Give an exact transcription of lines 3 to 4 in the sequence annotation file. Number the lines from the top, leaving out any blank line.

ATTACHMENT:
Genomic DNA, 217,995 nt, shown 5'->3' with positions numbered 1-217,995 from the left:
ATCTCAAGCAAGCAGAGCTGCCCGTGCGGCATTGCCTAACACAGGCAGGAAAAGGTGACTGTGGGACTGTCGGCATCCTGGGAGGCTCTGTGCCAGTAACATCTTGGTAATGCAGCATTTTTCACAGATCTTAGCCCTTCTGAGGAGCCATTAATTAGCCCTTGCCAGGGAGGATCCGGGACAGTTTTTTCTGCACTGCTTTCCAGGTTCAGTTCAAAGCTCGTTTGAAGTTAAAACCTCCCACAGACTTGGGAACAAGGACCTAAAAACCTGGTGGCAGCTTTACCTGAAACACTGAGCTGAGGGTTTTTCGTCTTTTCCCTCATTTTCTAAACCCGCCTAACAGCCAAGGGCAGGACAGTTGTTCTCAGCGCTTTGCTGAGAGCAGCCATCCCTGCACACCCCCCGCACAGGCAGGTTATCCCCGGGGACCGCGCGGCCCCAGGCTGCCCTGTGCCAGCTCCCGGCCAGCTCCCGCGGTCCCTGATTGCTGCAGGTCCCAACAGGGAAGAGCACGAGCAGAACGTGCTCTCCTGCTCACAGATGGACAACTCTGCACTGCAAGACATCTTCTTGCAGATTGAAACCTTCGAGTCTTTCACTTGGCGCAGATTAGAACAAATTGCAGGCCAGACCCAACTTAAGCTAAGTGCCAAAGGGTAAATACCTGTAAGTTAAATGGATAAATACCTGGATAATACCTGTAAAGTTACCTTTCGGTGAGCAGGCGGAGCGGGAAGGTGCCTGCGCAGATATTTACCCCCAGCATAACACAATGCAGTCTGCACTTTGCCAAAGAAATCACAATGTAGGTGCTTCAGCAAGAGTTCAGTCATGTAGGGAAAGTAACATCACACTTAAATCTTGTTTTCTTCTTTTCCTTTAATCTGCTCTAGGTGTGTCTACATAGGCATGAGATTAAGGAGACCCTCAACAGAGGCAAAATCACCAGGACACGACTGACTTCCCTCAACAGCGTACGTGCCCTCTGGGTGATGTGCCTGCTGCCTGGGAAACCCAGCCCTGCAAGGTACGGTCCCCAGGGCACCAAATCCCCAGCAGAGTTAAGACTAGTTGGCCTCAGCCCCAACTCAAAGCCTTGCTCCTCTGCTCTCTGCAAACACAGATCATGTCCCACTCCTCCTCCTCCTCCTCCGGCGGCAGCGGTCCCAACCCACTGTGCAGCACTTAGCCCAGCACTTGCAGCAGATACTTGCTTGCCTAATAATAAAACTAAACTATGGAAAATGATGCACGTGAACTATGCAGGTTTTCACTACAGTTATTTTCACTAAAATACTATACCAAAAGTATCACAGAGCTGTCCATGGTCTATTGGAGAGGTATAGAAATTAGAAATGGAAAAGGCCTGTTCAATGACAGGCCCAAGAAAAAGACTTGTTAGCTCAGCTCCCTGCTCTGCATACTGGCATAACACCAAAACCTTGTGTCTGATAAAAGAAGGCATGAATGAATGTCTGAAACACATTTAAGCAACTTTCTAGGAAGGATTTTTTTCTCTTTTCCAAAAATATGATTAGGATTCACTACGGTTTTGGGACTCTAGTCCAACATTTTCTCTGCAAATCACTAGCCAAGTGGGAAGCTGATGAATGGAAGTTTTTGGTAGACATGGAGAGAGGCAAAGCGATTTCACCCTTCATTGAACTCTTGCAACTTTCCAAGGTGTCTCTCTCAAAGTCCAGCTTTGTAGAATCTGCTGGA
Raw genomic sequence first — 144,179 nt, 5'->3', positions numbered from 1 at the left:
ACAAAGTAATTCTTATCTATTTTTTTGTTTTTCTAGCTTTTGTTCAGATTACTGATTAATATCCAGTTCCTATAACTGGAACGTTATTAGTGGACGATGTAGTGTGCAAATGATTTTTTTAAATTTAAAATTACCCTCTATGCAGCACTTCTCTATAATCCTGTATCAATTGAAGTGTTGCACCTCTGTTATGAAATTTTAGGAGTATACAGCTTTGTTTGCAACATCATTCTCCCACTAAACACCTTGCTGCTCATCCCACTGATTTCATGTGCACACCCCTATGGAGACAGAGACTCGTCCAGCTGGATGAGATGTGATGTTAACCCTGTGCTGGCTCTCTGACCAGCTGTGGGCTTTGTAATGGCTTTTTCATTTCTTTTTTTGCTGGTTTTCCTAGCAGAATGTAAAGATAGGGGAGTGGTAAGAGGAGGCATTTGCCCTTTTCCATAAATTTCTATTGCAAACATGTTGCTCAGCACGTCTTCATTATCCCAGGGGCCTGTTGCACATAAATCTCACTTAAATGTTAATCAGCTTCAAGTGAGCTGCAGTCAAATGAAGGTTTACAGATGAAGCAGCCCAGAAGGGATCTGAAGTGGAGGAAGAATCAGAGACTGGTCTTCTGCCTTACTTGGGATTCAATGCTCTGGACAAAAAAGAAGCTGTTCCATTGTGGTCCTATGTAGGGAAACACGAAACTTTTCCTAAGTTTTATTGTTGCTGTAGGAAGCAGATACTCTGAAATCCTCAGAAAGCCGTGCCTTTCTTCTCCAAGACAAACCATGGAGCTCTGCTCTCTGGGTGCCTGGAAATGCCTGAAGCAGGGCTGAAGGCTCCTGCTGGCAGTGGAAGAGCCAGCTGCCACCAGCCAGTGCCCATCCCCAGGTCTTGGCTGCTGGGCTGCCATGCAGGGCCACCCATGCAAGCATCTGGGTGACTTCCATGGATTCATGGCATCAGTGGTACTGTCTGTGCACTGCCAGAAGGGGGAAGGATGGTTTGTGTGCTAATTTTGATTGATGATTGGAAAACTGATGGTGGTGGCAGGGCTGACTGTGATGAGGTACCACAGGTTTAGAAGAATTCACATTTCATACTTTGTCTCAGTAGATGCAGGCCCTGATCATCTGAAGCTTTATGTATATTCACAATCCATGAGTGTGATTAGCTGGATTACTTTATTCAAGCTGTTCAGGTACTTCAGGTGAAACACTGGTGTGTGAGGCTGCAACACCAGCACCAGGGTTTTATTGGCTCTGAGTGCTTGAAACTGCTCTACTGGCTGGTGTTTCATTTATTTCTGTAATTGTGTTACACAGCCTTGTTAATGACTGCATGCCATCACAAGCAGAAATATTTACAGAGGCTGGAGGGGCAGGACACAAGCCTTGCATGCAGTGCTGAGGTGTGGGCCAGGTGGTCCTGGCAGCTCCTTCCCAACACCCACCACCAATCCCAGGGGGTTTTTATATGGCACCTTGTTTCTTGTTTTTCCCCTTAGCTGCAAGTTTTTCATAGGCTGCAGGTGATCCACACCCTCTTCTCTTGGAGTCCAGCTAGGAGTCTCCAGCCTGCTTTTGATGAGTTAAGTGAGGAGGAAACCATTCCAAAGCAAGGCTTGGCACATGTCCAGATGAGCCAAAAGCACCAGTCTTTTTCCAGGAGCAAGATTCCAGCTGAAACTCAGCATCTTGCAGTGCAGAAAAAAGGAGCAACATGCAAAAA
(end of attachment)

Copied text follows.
Raw genomic sequence first — 144,179 nt, 5'->3', positions numbered from 1 at the left:
ACAAAGTAATTCTTATCTATTTTTTTGTTTTTCTAGCTTTTGTTCAGATTACTGATTAATATCCAGTTCCTATAACTGGAACGTTATTAGTGGACGATGTAGTGTGCAAATGATTTTTTTAAATTTAAAATTACCCTCTATGCAGCACTTCTCTATAATCCTGTATCAATTGAAGTGTTGCACCTCTGTTATGAAATTTTAGGAGTATACAGCTTTGTTTGCAACATCATTCTCCCACTAAACACCTTGCTGCTCATCCCACTGATTTCATGTGCACACCCCTATGGAGACAGAGACTCGTCCAGCTGGATGAGATGTGATGTTAACCCTGTGCTGGCTCTCTGACCAGCTGTGGGCTTTGTAATGGCTTTTTCATTTCTTTTTTTGCTGGTTTTCCTAGCAGAATGTAAAGATAGGGGAGTGGTAAGAGGAGGCATTTGCCCTTTTCCATAAATTTCTATTGCAAACATGTTGCTCAGCACGTCTTCATTATCCCAGGGGCCTGTTGCACATAAATCTCACTTAAATGTTAATCAGCTTCAAGTGAGCTGCAGTCAAATGAAGGTTTACAGATGAAGCAGCCCAGAAGGGATCTGAAGTGGAGGAAGAATCAGAGACTGGTCTTCTGCCTTACTTGGGATTCAATGCTCTGGACAAAAAAGAAGCTGTTCCATTGTGGTCCTATGTAGGGAAACACGAAACTTTTCCTAAGTTTTATTGTTGCTGTAGGAAGCAGATACTCTGAAATCCTCAGAAAGCCGTGCCTTTCTTCTCCAAGACAAACCATGGAGCTCTGCTCTCTGGGTGCCTGGAAATGCCTGAAGCAGGGCTGAAGGCTCCTGCTGGCAGTGGAAGAGCCAGCTGCCACCAGCCAGTGCCCATCCCCAGGTCTTGGCTGCTGGGCTGCCATGCAGGGCCACCCATGCAAGCATCTGGGTGACTTCCATGGATTCATGGCATCAGTGGTACTGTCTGTGCACTGCCAGAAGGGGGAAGGATGGTTTGTGTGCTAATTTTGATTGATGATTGGAAAACTGATGGTGGTGGCAGGGCTGACTGTGATGAGGTACCACAGGTTTAGAAGAATTCACATTTCATACTTTGTCTCAGTAGATGCAGGCCCTGATCATCTGAAGCTTTATGTATATTCACAATCCATGAGTGTGATTAGCTGGATTACTTTATTCAAGCTGTTCAGGTACTTCAGGTGAAACACTGGTGTGTGAGGCTGCAACACCAGCACCAGGGTTTTATTGGCTCTGAGTGCTTGAAACTGCTCTACTGGCTGGTGTTTCATTTATTTCTGTAATTGTGTTACACAGCCTTGTTAATGACTGCATGCCATCACAAGCAGAAATATTTACAGAGGCTGGAGGGGCAGGACACAAGCCTTGCATGCAGTGCTGAGGTGTGGGCCAGGTGGTCCTGGCAGCTCCTTCCCAACACCCACCACCAATCCCAGGGGGTTTTTATATGGCACCTTGTTTCTTGTTTTTCCCCTTAGCTGCAAGTTTTTCATAGGCTGCAGGTGATCCACACCCTCTTCTCTTGGAGTCCAGCTAGGAGTCTCCAGCCTGCTTTTGATGAGTTAAGTGAGGAGGAAACCATTCCAAAGCAAGGCTTGGCACATGTCCAGATGAGCCAAAAGCACCAGTCTTTTTCCAGGAGCAAGATTCCAGCTGAAACTCAGCATCTTGCAGTGCAGAAAAAAGGAGCAACATGCAAAAA